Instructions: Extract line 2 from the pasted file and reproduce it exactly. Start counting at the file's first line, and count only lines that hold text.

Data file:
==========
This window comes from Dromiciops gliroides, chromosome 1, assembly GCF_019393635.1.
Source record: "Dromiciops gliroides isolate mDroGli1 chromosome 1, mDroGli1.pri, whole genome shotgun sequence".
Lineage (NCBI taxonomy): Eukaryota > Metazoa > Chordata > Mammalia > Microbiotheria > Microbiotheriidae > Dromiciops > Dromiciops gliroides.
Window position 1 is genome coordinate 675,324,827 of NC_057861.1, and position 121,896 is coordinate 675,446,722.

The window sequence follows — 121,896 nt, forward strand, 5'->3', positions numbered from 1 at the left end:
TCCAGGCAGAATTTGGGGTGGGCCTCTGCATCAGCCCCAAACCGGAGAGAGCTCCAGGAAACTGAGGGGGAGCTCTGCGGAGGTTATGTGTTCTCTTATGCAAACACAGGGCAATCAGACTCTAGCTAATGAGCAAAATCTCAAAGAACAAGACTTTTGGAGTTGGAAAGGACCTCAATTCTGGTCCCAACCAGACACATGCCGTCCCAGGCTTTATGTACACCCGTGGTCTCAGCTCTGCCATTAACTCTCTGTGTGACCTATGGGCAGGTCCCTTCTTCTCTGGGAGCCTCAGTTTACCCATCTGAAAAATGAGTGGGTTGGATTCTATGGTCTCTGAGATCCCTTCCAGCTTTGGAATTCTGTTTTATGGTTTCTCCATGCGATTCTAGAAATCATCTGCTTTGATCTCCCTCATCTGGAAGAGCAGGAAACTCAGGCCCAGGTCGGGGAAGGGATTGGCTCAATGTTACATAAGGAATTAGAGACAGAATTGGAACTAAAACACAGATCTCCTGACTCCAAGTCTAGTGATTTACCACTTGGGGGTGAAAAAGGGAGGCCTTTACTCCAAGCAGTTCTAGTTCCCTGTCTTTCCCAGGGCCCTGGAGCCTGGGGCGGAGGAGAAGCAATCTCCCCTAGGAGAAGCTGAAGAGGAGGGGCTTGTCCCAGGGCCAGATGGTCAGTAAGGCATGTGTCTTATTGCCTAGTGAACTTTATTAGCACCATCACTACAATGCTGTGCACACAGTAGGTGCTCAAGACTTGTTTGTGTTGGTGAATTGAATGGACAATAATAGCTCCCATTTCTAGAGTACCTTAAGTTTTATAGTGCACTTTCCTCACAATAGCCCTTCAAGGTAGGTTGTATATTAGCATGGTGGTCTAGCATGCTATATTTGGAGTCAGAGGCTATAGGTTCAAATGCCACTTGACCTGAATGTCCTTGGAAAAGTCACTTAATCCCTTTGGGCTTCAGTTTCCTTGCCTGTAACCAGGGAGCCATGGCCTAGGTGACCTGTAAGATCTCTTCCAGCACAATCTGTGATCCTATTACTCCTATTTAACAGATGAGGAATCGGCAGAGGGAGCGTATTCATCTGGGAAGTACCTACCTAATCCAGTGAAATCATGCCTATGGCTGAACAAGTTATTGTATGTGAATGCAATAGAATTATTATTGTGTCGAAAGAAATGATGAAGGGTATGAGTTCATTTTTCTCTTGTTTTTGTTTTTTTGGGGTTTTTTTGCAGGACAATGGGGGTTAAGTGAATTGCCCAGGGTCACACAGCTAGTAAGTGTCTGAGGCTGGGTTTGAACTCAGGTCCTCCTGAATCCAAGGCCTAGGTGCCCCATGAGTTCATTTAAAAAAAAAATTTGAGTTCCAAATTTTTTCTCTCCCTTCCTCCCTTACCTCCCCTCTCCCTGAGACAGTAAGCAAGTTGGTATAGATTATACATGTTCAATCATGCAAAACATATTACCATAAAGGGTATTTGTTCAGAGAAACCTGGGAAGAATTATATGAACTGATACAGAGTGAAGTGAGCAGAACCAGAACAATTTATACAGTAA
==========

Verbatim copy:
Source record: "Dromiciops gliroides isolate mDroGli1 chromosome 1, mDroGli1.pri, whole genome shotgun sequence".